Addressing Menstruation in the Workplace: The Menstrual Leave Debate

  title={Addressing Menstruation in the Workplace: The Menstrual Leave Debate},
  author={Rachel B. Levitt and Jessica L. Barnack-Tavlaris},
Levitt and Barnack-Tavlaris discuss the idea of menstrual leave, a policy option that provides employees with time off during menstruation. They counter the paucity of research surrounding the impacts of such policies on menstruators and the locations offering leave. Levitt and Barnack-Tavlaris argue that without addressing underlying sexist beliefs and attitudes as well as gender discrimination, menstrual leave could have negative effects on menstruators. The authors augment this research with… Expand


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Findings indicated that social factors were primary determinants for use of menstruation leave, including working conditions, labor union strength, and company attitudes. Expand
The Menstrual Mark: Menstruation as Social Stigma
In this theoretical paper, we argue that menstruation is a source of social stigma for women. The word stigma refers to any stain or mark that renders the individual’s body or character defective.Expand
Taking leave to bleed: Perceptions and attitudes toward menstrual leave policy
The U.S. public’s perceptions of a potential menstrual leave policy were examined and five themes emerged, including supporting women and women in the workplace and concerns about the effects on the workplace, which are important for policy makers to consider. Expand
Sociocultural Attitudes Surrounding Menstruation and Alternative Menstrual Products: The Explanatory Role of Self-Objectification
Reactions to an alternative menstrual product were predominantly negative, supporting prior research on stigma and shame surrounding menstruation and implications for women's health are discussed. Expand
Queer periods: attitudes toward and experiences with menstruation in the masculine of centre and transgender community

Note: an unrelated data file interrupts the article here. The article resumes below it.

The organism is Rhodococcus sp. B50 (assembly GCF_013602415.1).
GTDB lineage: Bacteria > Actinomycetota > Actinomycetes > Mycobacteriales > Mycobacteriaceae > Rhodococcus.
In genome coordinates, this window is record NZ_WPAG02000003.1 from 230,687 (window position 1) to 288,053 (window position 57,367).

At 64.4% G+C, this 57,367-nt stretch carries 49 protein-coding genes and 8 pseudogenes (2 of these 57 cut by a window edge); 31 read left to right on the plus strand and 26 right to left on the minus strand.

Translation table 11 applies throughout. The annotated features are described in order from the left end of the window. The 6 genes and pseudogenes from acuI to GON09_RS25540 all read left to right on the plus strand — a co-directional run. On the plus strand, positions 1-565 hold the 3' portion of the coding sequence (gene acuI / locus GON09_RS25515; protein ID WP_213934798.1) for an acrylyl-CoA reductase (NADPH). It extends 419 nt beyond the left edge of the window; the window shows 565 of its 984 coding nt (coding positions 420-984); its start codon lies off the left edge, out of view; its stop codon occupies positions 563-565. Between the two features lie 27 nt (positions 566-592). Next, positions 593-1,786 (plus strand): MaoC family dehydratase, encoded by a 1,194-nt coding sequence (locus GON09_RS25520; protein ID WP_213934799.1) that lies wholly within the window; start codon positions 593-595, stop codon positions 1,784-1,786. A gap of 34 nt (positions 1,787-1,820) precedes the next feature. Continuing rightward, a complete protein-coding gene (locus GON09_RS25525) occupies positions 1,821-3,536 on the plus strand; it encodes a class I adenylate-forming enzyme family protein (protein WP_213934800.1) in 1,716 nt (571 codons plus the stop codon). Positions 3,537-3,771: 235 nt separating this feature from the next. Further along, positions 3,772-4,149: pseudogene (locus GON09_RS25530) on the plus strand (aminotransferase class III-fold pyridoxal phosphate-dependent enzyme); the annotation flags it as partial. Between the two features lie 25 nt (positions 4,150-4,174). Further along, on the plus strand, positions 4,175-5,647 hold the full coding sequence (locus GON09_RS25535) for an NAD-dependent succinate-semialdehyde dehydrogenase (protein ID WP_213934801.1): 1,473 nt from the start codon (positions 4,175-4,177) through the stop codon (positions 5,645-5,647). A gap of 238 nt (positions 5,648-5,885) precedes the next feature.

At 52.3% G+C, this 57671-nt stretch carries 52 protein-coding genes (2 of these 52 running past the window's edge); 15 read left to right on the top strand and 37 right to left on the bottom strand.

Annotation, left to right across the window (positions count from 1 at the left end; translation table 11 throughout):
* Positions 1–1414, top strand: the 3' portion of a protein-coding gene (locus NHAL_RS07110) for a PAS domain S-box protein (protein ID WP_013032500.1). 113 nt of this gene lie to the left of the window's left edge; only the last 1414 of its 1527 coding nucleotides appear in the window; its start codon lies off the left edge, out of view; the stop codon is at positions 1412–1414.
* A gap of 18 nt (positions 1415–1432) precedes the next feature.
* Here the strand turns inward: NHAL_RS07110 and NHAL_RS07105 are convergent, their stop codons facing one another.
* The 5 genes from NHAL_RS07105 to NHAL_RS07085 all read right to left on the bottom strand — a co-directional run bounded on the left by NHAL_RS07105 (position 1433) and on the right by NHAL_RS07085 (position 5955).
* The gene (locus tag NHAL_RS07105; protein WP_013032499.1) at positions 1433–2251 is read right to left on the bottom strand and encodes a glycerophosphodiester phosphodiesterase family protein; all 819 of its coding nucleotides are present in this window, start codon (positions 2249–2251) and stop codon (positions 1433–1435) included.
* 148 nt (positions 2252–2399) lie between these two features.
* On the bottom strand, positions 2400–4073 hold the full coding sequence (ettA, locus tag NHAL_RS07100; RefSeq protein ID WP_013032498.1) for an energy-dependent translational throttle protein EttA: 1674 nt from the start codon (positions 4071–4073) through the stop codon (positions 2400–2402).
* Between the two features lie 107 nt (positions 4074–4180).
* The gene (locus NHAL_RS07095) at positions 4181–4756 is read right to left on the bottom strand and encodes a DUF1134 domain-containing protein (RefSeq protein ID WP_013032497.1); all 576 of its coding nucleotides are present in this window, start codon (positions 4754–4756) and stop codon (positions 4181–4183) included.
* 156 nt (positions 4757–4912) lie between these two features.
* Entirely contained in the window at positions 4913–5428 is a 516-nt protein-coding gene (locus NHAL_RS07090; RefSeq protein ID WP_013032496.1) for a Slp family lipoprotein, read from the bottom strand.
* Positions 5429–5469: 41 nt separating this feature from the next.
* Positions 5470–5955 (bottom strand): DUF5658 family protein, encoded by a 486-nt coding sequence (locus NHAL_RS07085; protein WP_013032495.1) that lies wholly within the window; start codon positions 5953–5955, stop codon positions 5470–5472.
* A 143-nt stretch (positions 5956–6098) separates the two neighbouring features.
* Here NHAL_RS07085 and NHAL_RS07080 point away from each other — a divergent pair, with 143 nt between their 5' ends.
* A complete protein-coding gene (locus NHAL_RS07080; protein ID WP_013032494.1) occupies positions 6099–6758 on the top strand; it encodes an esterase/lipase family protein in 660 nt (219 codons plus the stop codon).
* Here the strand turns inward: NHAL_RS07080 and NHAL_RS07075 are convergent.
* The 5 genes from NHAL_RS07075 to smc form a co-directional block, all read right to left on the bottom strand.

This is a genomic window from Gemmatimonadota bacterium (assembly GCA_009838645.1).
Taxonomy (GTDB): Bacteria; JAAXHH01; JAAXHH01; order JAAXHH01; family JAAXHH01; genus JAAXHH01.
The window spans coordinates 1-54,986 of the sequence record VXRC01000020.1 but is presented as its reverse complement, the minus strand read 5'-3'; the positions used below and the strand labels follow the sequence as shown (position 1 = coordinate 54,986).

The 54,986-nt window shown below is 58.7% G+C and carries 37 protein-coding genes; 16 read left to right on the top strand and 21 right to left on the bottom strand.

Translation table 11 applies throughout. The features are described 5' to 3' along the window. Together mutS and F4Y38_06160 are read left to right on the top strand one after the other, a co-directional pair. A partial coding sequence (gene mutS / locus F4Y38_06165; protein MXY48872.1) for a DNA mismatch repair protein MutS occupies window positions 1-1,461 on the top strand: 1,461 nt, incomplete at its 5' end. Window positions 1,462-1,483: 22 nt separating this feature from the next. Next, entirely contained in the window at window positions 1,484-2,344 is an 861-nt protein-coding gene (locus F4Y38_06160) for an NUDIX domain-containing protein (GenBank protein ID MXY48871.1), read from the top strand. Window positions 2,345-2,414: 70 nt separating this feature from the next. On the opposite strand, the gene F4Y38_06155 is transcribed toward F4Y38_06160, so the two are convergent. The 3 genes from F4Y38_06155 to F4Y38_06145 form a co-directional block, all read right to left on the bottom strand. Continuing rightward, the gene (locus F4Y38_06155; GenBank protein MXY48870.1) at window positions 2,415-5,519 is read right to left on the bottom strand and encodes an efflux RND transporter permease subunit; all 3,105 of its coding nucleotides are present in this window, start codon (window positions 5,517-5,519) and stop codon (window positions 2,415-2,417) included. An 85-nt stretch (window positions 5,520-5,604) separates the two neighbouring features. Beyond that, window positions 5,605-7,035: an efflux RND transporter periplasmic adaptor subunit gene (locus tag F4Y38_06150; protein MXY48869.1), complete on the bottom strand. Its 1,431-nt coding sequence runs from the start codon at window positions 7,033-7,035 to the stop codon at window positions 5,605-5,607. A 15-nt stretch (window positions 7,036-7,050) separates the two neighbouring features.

Mixed attitudes toward menstruation, but generally positive attitudes toward menstrual suppression are reported, and many participants said that they try to avoid public restrooms during menstruation because of practical and psychological concerns. Expand
“Feminine Protection”: The Effects of Menstruation on Attitudes Towards Women
An experiment tested the hypothesis that reminders of a woman's menstrual status lead to more negative reactions to her and increased objectification of women in general. Participants interacted withExpand
Beliefs About Dysmenorrhea and Their Relationship to Self-Management.
Care-seeking and use of self-management strategies were associated with common sense beliefs about dysmenorrhea cause, consequences, timeline, and controllability, and the findings may inform development and testing ofSelf-management interventions that address dysmenorhea representations and facilitate evidence-based management. Expand
Reproductive Shame: Self-Objectification and Young Women's Attitudes Toward Their Reproductive Functioning
Women who reported higher levels of Body Shame and Self-Surveillance had significantly more shameful attitudes toward these reproductive functions than women with lower scores on these measures of self-objectification. Expand
Yet another dark side of chivalry: Benevolent sexism undermines and hostile sexism motivates collective action for social change.
It is demonstrated that exposing women to benevolent sexism decreases their engagement in collective action, whereas exposure to hostile sexism increases it, and results from Studies 3 and 4 support the causal chain described in the mediational models tested in Studies 1 and 2. Expand
Objectification Theory: Toward Understanding Women's Lived Experiences and Mental Health Risks
This article offers objectification theory as a framework for understanding the experiential consequences of being female in a culture that sexually objectifies the female body. ObjectificationExpand